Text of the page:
Sweet smells of success
Organic endeavors keep historic Bayliss Ranch alive and thriving
Forty years ago, Donna Bayliss was sitting on the sofa in the home she shared with her new husband, staring out the window at the slowly rising sun.
Still feeling hazy as she sipped her coffee, Bayliss daydreamed of life thousands of miles away—of France, where the air was ripe with the sweet scents of lavender, lemon verbena, sweet Melissa, clary sage and rosemary, which grew at about the same latitude on the other side of the world as that of her home in Biggs.
Back then, Bayliss didn’t know much about farming, and after living for some time on the East Coast she yearned for the city lights and the bustle of people. Instead, she was a housewife and a kindergarten teacher whose husband was a third-generation Sacramento Valley farmer.
She was anything but prepared for the direction her life would take her in the years to come at a ranch that—thanks to her—has endured through impressive challenges.
“I didn’t know anything about farming,” said Bayliss, who took control of the Bayliss Ranch in 1983 after the unexpected death of her husband, who had fallen ill with pancreatitis. Now 63, she admitted the scenario was more than a little frightening at the time.
“I [felt], from the moment my husband died, and my son was a little boy, an overwhelming emotion and responsibility,” Bayliss said. “I didn’t want to be the female weak link.”
The pressure she felt resulted from inheriting a legendary farming dynasty that five Bayliss brothers started at the end of the Civil War, in 1865. The ranch was first located in Glenn County, in a town now named Bayliss, but moved to Biggs in the late 1880s after a series of floods destroyed the crops.
Bayliss’ transition from a young mother and kindergarten teacher to the head honcho at a major ranch was daunting, to say the least, especially in the wake of the agricultural crisis that struck in the early 1980s.
During those years, banks had overextended loans to farms and inflated land values. Bankers were lending to South and Central America at the same time, and when they couldn’t collect on the foreign debts, they went after the ones they could—in the agricultural community. Many farms fell from the strain, but a determined Bayliss managed to keep her ranch afloat.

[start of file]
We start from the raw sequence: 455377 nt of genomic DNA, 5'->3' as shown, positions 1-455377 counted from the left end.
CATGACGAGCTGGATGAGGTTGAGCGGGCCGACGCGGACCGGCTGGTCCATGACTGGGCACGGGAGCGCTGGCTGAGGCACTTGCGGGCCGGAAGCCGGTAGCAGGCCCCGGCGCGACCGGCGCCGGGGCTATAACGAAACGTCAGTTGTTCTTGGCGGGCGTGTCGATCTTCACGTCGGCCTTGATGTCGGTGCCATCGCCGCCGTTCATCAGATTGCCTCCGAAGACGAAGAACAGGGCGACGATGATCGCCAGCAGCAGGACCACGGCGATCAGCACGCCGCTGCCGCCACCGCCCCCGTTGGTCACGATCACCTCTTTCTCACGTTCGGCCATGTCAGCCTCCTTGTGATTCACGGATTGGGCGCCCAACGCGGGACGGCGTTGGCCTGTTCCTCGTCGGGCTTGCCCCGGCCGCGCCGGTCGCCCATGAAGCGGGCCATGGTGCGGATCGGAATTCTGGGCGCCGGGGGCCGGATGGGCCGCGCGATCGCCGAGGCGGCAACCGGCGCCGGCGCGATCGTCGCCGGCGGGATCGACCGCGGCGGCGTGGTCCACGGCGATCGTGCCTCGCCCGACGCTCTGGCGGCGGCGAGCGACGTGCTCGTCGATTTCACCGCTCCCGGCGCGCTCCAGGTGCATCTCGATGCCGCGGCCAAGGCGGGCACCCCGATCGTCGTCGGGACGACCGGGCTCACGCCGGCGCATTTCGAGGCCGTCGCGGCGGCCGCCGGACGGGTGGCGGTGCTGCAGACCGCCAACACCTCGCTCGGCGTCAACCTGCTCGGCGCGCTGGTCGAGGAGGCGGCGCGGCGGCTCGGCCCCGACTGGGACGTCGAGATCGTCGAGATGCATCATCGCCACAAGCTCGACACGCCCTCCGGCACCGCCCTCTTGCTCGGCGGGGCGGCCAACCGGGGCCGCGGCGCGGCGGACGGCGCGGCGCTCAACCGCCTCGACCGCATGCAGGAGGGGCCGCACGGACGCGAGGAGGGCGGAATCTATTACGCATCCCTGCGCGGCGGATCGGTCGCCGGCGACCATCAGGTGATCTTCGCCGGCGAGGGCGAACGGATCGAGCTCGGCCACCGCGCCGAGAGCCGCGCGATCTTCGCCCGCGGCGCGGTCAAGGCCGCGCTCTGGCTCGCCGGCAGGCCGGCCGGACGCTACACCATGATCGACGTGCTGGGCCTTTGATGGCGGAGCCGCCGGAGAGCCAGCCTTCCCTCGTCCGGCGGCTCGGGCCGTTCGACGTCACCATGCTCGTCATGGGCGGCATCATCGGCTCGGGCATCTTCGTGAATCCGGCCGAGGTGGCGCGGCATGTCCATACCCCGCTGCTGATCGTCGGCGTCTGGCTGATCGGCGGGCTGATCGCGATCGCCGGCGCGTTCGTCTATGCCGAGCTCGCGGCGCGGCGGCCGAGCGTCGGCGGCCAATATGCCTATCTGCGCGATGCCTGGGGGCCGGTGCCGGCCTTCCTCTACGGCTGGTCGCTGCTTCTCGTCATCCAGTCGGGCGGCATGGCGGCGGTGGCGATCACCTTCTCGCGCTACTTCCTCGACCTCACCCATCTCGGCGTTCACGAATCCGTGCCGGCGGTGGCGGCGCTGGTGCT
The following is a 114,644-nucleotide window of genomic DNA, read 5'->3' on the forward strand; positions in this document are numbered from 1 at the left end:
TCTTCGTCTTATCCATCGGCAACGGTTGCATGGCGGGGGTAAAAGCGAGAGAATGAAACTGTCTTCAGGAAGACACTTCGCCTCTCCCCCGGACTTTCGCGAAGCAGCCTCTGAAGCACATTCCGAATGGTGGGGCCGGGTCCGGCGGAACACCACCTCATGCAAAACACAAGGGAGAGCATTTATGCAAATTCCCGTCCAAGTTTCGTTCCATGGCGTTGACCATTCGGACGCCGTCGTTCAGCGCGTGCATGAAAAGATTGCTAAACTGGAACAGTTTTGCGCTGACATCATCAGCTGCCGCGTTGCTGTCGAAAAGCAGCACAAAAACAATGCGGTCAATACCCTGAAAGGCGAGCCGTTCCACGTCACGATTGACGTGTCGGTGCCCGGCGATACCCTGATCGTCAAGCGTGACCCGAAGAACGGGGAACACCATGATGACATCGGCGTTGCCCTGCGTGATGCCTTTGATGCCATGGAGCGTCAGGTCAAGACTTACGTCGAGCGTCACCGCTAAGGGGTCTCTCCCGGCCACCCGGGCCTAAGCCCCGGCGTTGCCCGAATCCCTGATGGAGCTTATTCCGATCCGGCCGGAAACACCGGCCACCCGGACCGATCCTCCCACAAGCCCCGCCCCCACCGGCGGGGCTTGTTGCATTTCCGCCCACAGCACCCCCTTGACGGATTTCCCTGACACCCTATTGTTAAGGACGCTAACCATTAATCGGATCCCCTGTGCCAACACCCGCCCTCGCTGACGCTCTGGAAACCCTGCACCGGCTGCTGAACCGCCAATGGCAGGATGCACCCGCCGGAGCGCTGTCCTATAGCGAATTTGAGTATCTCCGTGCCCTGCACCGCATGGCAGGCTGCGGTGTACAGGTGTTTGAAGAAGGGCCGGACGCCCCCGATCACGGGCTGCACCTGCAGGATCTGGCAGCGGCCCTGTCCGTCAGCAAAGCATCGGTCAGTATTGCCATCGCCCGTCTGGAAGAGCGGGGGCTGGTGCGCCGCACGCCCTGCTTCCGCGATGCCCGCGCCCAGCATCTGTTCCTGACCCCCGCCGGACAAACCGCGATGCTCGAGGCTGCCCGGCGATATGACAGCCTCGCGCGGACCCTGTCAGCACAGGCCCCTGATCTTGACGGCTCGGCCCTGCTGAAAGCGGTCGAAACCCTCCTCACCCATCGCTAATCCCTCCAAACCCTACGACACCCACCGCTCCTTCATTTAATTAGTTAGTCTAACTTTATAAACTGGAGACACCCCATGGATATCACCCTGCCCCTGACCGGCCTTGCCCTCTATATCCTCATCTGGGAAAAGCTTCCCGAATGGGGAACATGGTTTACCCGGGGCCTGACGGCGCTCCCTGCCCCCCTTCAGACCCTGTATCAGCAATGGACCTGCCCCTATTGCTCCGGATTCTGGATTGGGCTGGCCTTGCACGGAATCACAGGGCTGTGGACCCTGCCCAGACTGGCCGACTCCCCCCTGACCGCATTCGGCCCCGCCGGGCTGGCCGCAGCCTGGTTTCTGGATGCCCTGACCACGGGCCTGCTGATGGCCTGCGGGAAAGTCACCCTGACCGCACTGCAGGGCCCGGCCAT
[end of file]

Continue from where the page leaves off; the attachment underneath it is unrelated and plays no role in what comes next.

“I quit baking cookies,” she said, laughing as she explained how she made that happen. “I sharpened the pencil [and] got serious about saving the ranch, which was on the verge of bankruptcy.”
Bayliss sustained the operation “through resourceful, creative thinking, and tenacity and luck,” and through her old dream, which she had almost forgotten.
In 1990, then-Gov. George Deukmejian established the California Organic Foods Act, creating the first-ever standard for organic food. Before that, Bayliss said, consumers could count only on the word of the producer that a product was “real.” It was a measure she “grabbed and seized.”
The 1,600-acre ranch went from producing mostly wheat, rice, prunes, peaches and walnuts to strictly rice and organic botanicals, a change that reduced the operation’s water use from 9 million to 1 million gallons per year, Bayliss proudly noted during a recent interview at her idyllic ranch.
These days, Bayliss is busy working with buyers from a niche market. This includes phone calls abroad to Europe at midnight or at sunrise, she said.
“I’m the matriarch of certified organic ingredients for the cosmetic industry,” said Bayliss. “I was tired of synthetics in a bottle. I want to smell the real thing, not a synthetic lab representation.”
During a ceremony last year to recognize the longevity and history of the ranch, A.G. Kawamura, secretary of the state’s Department of Food and Agriculture, presented Bayliss and her son, Daniel, with a California Agricultural Heritage Club award, which honors farms, ranches, organizations and agri-businesses that have survived for at least a century.
When Bayliss isn’t running the farm or meeting with chemists from Davis, Chico, Purdue and Oregon universities, she is working on several projects that promote sustainability, including the installation of water-conservation systems that recapture rainwater. She also has plans to create her own biodynamic fuel made from plants.
In the future, Bayliss plans to open the ranch to the public for touring and events. Visitors, she said, feel transformed by the space and the power of botanical essence in the air. “It’s just alive, this habitat,” said Bayliss, who still manages to savor a few precious hours mixing new scent cocktails and strolling through her organic fields for inspiration.
She attributes her success to her attitude, and encourages others to use positive thinking as an energy resource to make things happen.
“I did daydream this, and I’m living it,” she said. “Use those powerful daydreams, if you dare.”